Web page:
Niagara Foundation publicly recognizes individuals and organizations who have distinguished themselves in their profession and contributed their time, energy, leadership, and dedication to the cause of dialog, peace, understanding, education and community service.
Each year, Niagara Foundation recognizes individuals and organizations in the Midwest community who have demonstrated strong commitment to serving their community while maintaining a global mindset.
Thursday, October 2, 2014
6:30 – 9:00 PM
Dinner & Awards Ceremony
Sheraton Detroit Novi Hotel
Ballroom A, B
21111 Haggerty Rd, Novi, MI 48375
6:30 – Reception
7:00 – Dinner
8:00 – Welcome & Opening Remarks
8:15 – Awards Presentations
Michael P. Flanagan
State Superintendent, Michigan Department of Education
[lightbox id="michael-bio" width="800px" padding="30px"]
Michael P. Flanagan
A stalwart of education leadership and reform in Michigan, Mike Flanagan pushes local, state, and federal policy to ReImagine instruction for all students. Mike has directed the Michigan Department of Education since May 2005 and chairs the State Board of Education. With 30 years of leadership as a local, regional, and state superintendent, Mike brings decisive and practical vision to re-building a system that develops stronger educators and higher-achieving students.
As State Superintendent, Mike advises the State Board of Education, the Governor, and the state Legislature regarding public education in Michigan. He also has served as the Executive Director of the statewide associations that represent Michigan public school superintendents and intermediate school districts in the state.
For seven years, Mike Flanagan served as the Superintendent of the Wayne Regional Educational Service Agency (RESA). Prior to that, he was Superintendent of the Farmington/Farmington Hills School District in Michigan for five years. He is past chairperson of the Education Alliance of Michigan, a nonprofit coalition of leading parent, business, and education associations; and past president of the National County Superintendents Association.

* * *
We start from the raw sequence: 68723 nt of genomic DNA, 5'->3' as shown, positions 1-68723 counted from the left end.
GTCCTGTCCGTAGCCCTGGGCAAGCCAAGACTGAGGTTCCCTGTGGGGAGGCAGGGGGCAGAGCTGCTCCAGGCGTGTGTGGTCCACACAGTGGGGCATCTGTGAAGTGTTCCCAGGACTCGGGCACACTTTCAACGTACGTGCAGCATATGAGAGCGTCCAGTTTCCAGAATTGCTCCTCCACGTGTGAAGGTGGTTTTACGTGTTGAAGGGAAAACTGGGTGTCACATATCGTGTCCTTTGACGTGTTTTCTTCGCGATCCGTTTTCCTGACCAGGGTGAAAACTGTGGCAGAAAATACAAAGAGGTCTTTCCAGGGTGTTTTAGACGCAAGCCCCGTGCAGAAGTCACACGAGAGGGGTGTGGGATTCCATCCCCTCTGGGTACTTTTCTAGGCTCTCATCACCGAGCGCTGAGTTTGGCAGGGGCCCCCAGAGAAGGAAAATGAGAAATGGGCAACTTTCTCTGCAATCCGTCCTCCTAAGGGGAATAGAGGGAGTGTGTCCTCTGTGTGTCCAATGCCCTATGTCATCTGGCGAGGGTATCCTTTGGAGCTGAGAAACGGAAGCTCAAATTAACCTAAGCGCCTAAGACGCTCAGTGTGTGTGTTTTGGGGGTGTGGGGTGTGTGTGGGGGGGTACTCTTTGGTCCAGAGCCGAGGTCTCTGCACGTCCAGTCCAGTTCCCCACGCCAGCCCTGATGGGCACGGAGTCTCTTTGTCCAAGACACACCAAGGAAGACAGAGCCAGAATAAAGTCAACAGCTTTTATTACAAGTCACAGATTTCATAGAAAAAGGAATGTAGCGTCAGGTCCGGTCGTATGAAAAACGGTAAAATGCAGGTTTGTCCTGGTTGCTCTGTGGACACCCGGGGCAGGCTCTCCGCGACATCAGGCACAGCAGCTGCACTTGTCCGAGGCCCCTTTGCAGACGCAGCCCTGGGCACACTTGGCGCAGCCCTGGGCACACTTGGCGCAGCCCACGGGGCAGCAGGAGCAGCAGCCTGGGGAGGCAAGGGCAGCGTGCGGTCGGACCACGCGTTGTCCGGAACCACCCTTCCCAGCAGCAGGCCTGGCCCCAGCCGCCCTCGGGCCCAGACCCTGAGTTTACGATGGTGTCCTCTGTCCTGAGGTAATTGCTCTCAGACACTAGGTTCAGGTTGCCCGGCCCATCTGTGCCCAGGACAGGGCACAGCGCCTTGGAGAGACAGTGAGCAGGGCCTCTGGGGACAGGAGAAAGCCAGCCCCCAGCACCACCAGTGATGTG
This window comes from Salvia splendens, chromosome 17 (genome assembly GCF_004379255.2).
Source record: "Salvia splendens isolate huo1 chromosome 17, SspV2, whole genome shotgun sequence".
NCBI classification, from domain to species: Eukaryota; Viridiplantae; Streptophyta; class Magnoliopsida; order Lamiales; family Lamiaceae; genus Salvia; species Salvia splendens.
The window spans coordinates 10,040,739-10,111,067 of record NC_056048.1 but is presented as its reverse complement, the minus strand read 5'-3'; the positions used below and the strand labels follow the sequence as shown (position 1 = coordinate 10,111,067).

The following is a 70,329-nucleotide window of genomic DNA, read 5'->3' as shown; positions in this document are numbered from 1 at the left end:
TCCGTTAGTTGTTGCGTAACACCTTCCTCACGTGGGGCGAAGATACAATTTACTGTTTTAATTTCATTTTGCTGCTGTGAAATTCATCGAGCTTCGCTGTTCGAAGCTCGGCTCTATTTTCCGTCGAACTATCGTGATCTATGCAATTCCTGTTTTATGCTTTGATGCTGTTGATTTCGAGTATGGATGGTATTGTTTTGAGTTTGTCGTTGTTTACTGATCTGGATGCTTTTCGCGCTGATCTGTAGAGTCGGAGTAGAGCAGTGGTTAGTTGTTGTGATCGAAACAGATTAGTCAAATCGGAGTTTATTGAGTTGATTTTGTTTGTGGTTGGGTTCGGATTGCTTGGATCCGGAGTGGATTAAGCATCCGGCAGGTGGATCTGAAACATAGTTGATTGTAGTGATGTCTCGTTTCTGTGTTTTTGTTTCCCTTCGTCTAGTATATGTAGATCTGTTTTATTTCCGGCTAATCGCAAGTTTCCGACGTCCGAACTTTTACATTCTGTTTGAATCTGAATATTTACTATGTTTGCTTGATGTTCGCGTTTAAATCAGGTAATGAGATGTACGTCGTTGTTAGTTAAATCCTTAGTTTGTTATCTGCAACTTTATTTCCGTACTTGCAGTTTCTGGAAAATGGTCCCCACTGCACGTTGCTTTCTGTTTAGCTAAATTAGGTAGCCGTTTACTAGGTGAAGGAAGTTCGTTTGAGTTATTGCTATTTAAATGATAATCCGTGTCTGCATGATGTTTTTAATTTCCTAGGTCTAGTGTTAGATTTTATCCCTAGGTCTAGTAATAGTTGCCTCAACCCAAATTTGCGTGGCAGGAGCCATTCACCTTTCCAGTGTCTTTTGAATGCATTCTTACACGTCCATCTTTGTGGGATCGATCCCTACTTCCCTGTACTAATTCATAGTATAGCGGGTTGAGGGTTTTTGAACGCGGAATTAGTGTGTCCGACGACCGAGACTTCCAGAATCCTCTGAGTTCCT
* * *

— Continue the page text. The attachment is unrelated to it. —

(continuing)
Superintendent Flanagan has degrees from the University of Notre Dame and Eastern Michigan University. He is married to Anna and has three married children: Mike, Brian, and Christa and grandchildren: Alysha, Ella, Avery, Will, and Landen.
Director, Kaufman Interfaith Institute at Grand Valley State University
[lightbox id="douglas-bio" width="800px" padding="30px"]
Dr. Douglas Kindschi, now in his 39th of dean for 28 of those years. He is currently University Professor of Mathematics and Philosophy and the Director of the Kaufman Interfaith Institute. While Dean of Science he was responsible for 14 departments including the basic sciences, mathematics, computer science, the School of Engineering, the School of Health Professions and the Water Resources Research Institute. These departments included over 300 faculty and staff, and were responsible for over 35% of the course offerings to the university’s 23,000 students.
Douglas Kindschi received his bachelor’s degree in mathematics from Houghton College in New York, did graduate study at the Divinity School, University of Chicago. He received his M.A. and Ph.D. degrees in mathematics from the University of Wisconsin-Madison. His major interest in mathematics was in abstract algebra and he also completed a minor in philosophy as a part of graduate study. Kindschi’s interest in science and religion goes back to his time in graduate school at Wisconsin where he coordinated a faculty and student discussion group on the topic for two years that was sponsored by Lutheran Campus Ministry. At Grand Valley State University he began a faculty science and religion discussion group that is now in its 13th “Science, Mathematics and Religion: Ways of Knowing” which received a Templeton Course Award. He also received a Metanexus grant to establish the Local Society Initiative called the Grand Dialogue in Science and Religion for the Greater Grand Rapids Area.